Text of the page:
Starting with the October consumer price index, the Bureau of Labor Statistics (BLS) is changing how it estimates health insurance costs in a way that might increase inflation measures in the US. This new computation, which had been driving down overall inflation for the past year, is expected to increase headline CPI by reducing time lags and volatility in the index. This computation could also raise a narrower subset of services inflation that excludes energy and housing. Despite this, according to economists, the Federal Reserve is expected to disregard these changes as they don’t factor into the construction of their chosen inflation gauge, the PCE price index. However, with health insurance costs at a near six-year low, yet predicted to rise 5.4% on average next year, this change in methodology could make reducing inflation to the Fed’s target more challenging.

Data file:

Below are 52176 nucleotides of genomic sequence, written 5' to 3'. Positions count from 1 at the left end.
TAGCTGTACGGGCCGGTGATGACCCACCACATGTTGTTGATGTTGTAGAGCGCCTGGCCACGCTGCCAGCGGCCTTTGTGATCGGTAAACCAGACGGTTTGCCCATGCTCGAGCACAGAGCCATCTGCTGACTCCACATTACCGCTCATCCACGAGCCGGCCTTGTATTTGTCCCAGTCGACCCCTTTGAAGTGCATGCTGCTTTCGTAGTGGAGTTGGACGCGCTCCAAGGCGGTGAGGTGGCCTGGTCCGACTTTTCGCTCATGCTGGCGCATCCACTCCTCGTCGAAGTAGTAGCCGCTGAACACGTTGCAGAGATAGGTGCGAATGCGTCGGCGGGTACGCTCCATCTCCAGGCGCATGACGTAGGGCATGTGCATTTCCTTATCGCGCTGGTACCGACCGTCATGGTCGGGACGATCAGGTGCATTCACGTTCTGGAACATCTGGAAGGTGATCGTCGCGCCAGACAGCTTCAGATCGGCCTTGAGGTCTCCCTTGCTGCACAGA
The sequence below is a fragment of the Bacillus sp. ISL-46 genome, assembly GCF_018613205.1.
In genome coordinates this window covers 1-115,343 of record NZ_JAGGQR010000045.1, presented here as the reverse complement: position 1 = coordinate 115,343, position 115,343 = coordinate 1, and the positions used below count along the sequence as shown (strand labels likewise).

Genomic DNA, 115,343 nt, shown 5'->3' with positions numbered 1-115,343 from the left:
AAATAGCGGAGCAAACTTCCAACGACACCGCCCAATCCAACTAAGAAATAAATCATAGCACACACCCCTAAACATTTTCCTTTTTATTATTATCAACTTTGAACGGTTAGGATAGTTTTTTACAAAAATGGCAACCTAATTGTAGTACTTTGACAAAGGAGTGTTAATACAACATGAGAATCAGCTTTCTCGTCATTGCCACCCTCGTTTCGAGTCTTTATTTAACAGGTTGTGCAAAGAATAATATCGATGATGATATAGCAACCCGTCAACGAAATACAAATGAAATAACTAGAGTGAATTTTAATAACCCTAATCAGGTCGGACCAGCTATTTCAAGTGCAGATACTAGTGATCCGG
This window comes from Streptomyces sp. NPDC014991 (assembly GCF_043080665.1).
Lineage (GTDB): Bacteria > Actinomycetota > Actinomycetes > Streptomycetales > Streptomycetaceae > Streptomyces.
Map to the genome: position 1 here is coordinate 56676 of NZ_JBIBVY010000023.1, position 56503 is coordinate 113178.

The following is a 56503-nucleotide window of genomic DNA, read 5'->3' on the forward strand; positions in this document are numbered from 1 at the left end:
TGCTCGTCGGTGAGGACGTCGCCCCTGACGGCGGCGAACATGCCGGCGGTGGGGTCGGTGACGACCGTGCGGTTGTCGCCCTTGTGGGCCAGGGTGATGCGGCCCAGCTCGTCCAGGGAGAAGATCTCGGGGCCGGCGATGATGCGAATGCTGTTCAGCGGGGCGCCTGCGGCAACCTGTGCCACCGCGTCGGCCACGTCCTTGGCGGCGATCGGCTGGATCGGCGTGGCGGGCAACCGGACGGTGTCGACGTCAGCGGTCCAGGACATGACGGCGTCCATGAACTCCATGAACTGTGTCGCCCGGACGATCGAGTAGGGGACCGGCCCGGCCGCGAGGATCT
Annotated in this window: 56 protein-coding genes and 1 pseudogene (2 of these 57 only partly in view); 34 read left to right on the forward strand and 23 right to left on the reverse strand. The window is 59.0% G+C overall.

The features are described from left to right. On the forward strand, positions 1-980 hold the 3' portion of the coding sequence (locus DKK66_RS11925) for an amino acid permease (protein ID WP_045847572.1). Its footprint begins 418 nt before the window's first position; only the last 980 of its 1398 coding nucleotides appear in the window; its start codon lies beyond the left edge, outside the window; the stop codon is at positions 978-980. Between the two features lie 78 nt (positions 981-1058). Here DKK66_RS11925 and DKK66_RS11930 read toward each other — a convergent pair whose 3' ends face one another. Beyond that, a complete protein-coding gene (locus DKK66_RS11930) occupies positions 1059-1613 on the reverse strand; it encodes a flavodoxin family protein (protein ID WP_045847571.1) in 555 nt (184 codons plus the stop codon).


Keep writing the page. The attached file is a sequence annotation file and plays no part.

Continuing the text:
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[Source: Bloomberg, November 13th, 2023]